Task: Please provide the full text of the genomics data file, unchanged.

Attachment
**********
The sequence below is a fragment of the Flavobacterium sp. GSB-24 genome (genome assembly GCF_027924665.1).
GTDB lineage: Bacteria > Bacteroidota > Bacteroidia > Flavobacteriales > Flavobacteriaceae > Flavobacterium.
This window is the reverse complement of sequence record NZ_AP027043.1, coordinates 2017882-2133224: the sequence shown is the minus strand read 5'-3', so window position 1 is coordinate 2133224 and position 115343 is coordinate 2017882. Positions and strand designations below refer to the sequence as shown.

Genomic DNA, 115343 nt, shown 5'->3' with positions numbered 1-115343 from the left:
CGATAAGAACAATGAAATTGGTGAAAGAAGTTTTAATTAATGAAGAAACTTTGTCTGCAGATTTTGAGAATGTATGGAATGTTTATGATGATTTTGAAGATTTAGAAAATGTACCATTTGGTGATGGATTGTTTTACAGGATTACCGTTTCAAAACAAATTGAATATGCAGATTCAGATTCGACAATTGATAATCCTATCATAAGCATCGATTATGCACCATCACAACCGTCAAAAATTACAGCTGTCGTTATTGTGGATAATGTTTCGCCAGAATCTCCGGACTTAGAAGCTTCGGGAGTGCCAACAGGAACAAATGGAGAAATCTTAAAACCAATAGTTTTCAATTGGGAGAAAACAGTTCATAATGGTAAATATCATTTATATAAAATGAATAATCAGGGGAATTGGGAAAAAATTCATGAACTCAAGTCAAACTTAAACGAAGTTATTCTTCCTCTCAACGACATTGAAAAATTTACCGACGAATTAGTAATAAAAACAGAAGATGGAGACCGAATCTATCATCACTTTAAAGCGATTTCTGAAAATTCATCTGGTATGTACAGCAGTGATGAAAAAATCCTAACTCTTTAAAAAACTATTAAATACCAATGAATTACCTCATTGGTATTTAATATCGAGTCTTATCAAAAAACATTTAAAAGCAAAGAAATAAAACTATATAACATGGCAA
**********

The sequence below is a fragment of the Flavobacterium sp. GSB-24 genome (genome assembly GCF_027924665.1).
GTDB lineage: Bacteria > Bacteroidota > Bacteroidia > Flavobacteriales > Flavobacteriaceae > Flavobacterium.
This window is the reverse complement of sequence record NZ_AP027043.1, coordinates 2017882-2133224: the sequence shown is the minus strand read 5'-3', so window position 1 is coordinate 2133224 and position 115343 is coordinate 2017882. Positions and strand designations below refer to the sequence as shown.

Genomic DNA, 115343 nt, shown 5'->3' with positions numbered 1-115343 from the left:
CGATAAGAACAATGAAATTGGTGAAAGAAGTTTTAATTAATGAAGAAACTTTGTCTGCAGATTTTGAGAATGTATGGAATGTTTATGATGATTTTGAAGATTTAGAAAATGTACCATTTGGTGATGGATTGTTTTACAGGATTACCGTTTCAAAACAAATTGAATATGCAGATTCAGATTCGACAATTGATAATCCTATCATAAGCATCGATTATGCACCATCACAACCGTCAAAAATTACAGCTGTCGTTATTGTGGATAATGTTTCGCCAGAATCTCCGGACTTAGAAGCTTCGGGAGTGCCAACAGGAACAAATGGAGAAATCTTAAAACCAATAGTTTTCAATTGGGAGAAAACAGTTCATAATGGTAAATATCATTTATATAAAATGAATAATCAGGGGAATTGGGAAAAAATTCATGAACTCAAGTCAAACTTAAACGAAGTTATTCTTCCTCTCAACGACATTGAAAAATTTACCGACGAATTAGTAATAAAAACAGAAGATGGAGACCGAATCTATCATCACTTTAAAGCGATTTCTGAAAATTCATCTGGTATGTACAGCAGTGATGAAAAAATCCTAACTCTTTAAAAAACTATTAAATACCAATGAATTACCTCATTGGTATTTAATATCGAGTCTTATCAAAAAACATTTAAAAGCAAAGAAATAAAACTATATAACATGGCAA